2018-19 Season in Review: Langston Galloway

Langston Galloway
Chris Schwegler (NBAE/Getty)
by Keith Langlois
Web Editor

Dwane Casey’s first season as Pistons coach delivered them to the playoffs after a two-season absence. The Pistons have 11 of the 15 players who finished the season either under contract for next season or holding team options to retain them.

With the No. 15 and 45 picks in the June 20 draft and the mid-level and biannual exceptions available to supplement the roster, there will be several new additions on board when they gather in September to open training camp.

But as Casey said after the Pistons were eliminated by Milwaukee in the first round, “We’re going to have to grow from within. We have a lot of talent with our young guys, but they have some areas they can get much better.”

Blake Griffin emphatically returned to All-Star status, Andre Drummond likely would have joined him there had the Pistons not slumped during injury-riddled months of December and January, and Reggie Jackson bounced back from two injury-plagued seasons. They again figure to be central to the 2019-20 Pistons.

Then comes the group of young players that played major roles during the playoff stretch drive: rookie Bruce Brown and former lottery picks Luke Kennard and Thon Maker, the latter acquired in February from Milwaukee. The Pistons also will have two other 2018-19 rookies who did most of their work behind the scenes, in practices and the G League in Khyri Thomas and Svi Mykhailiuk.

In our 2018-19 Season in Review series, we’ll take a look at the key players returning for the Pistons in Dwane Casey’s second season.

PLAYER: Langston Galloway
PROFILE: 6-foot-2 guard/27 years old/5 NBA seasons
2018-19 STATS: 8.4 points on .355 3-point shooting in 22 minutes a game
STATUS: Galloway has one year remaining on a 3-year contract signed with the Pistons as a free agent in 2017

DID YOU KNOW?: Galloway, named for poet Langston Hughes, led St. Joseph’s in scoring as a senior and was No. 2 in scoring in each of his three other seasons on campus. A native of Louisiana, family ties led him to sign with the Philadelphia-based Hawks. He started 132 of 133 career games at St. Joseph’s.

A LOOK BACK: After going undrafted in 2014 despite his four years of achievement in the competitive Atlantic 10, Galloway fought his way onto the Knicks roster after a stint in the D League and wound up starting a career-high 41 games as a rookie for a 17-65 team. After two years with the Knicks, the team rescinded his contract offer in order to sign Brandon Jennings as a free agent. Galloway signed a one-year deal with New Orleans and was traded midway through the season in the deal that sent DeMarcus Cousins from Sacramento to the Pelicans. The Pistons signed him to a three-year deal in 2017 with the intention of Galloway splitting time at point guard – where he’d primarily played in his first three seasons – and shooting guard, but quickly abandoned lineups with Galloway at the point. He fell out of the rotation in Stan Van Gundy’s final season, but won more consistent minutes under Dwane Casey, who often played Galloway at small forward defensively in three-guard lineups. Galloway’s 1,745 minutes were the second most of his career, falling short of the 2,033 he played in his second season with the Knicks when he played in all 82 games, starting seven. Galloway’s .647 3-point attempt rate – meaning nearly 65 percent of his shots were 3-pointers – in 2018-19 was a career high.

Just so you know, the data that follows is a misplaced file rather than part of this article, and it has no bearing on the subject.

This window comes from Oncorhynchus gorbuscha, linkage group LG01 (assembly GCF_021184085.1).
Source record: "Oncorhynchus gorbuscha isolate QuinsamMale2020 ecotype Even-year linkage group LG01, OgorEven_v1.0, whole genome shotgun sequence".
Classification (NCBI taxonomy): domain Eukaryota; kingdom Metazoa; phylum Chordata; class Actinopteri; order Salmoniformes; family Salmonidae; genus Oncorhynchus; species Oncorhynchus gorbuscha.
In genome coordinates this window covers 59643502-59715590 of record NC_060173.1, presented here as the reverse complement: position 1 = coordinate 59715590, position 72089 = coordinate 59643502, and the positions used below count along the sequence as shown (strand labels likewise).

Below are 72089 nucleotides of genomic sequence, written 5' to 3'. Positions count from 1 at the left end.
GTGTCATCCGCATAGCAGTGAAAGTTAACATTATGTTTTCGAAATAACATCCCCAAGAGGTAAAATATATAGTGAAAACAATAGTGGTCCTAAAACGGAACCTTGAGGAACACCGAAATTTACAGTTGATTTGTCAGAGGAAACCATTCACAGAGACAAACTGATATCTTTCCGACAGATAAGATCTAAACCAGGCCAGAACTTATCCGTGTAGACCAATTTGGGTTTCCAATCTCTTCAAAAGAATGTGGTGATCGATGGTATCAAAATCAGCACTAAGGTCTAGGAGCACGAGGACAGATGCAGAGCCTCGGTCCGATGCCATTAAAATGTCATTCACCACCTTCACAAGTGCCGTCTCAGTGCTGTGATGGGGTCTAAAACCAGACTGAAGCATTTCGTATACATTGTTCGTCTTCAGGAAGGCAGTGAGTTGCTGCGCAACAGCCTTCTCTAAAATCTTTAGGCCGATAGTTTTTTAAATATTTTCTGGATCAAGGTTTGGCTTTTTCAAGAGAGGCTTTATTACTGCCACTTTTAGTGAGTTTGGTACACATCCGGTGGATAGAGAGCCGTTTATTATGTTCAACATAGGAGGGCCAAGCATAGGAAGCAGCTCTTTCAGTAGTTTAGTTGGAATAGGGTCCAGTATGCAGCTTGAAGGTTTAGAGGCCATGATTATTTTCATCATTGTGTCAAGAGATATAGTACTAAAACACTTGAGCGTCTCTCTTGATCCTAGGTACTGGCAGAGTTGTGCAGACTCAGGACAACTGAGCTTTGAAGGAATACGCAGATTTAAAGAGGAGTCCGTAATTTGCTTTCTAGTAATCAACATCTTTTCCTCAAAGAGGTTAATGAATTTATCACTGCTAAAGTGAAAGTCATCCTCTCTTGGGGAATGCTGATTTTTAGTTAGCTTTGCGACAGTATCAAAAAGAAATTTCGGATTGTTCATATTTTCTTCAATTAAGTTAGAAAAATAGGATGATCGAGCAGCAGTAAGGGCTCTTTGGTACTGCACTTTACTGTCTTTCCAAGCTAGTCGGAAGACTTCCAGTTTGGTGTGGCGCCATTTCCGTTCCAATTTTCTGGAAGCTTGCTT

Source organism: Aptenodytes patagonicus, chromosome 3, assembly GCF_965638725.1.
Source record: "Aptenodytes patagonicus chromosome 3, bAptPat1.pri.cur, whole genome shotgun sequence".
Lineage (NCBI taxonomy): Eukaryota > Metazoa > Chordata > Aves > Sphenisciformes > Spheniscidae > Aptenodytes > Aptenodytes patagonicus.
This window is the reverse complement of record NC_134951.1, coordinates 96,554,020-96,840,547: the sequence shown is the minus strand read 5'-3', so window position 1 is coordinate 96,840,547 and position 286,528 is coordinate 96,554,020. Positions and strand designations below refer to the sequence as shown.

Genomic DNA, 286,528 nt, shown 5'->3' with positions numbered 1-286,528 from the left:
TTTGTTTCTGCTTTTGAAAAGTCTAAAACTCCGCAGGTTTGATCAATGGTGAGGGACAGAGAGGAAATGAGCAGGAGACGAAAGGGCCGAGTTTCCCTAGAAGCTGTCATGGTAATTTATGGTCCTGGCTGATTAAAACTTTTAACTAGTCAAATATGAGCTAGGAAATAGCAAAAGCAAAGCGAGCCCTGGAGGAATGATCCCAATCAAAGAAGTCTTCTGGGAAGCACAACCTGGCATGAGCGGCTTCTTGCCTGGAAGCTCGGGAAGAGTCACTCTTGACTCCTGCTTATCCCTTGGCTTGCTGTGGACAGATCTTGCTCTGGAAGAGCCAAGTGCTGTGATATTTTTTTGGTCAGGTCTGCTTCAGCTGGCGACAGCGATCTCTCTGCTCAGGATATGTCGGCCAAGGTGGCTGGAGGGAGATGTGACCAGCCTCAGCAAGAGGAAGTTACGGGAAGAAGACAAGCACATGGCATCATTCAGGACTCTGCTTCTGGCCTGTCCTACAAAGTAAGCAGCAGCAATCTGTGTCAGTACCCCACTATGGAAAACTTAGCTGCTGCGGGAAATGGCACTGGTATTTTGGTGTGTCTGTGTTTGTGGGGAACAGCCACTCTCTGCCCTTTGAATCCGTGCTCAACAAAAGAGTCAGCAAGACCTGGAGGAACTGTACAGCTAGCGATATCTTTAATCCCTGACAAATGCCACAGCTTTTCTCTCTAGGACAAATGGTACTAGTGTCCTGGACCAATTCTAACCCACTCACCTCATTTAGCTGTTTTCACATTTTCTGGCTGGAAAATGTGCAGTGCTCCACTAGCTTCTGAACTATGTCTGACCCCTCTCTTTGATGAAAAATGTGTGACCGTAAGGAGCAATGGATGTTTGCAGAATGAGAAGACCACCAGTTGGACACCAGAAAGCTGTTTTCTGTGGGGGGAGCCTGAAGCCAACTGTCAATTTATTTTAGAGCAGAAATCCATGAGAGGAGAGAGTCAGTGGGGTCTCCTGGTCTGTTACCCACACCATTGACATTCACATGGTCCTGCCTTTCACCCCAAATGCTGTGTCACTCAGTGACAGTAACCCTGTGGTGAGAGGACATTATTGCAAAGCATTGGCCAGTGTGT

A LOOK AHEAD: With Galloway entering the last season of his contract and the Pistons grooming several young wing players behind him – Bruce Brown, Khyri Thomas and Svi Mykhailiuk were all rookies last season and Luke Kennard, already entrenched, a second-year player – it’s possible that they’ll look to shop Galloway this summer. Teams looking for a plug-and-play veteran on a short-term deal with a sterling reputation can always find a spot for a player like Galloway. But Galloway won Casey’s trust with his toughness, motor, commitment to defense and full acceptance of an offensive system that demands players take open 3-point shots. The player on the roster most similar to Galloway, perhaps, is Thomas, who has a little more size and greater defensive potential. If the Pistons were to find a trade partner for Galloway, Thomas is the player most likely to benefit. Galloway has proven durable and reliable. At 27, if he can take even marginal steps forward as a facilitator to further diversify his game, he’ll be tough to overtake for the young players behind him if he’s back with the Pistons next season. Though Galloway is a fearless shooter, improving his consistency is an off-season goal. He shot exactly at the NBA average of .355 from the 3-point line this season and is a .359 career shooter, going through prolonged hot and cold streaks.

MONEY QUOTE: “He has a toughness – physical toughness – about him and a stick-with-it attitude defensively. I’m going to err on the side of toughness and hard play. And that’s what he gives us. It’s even better when his shot’s falling.” – Dwane Casey in late February after sticking with Galloway through a prolonged shooting slump


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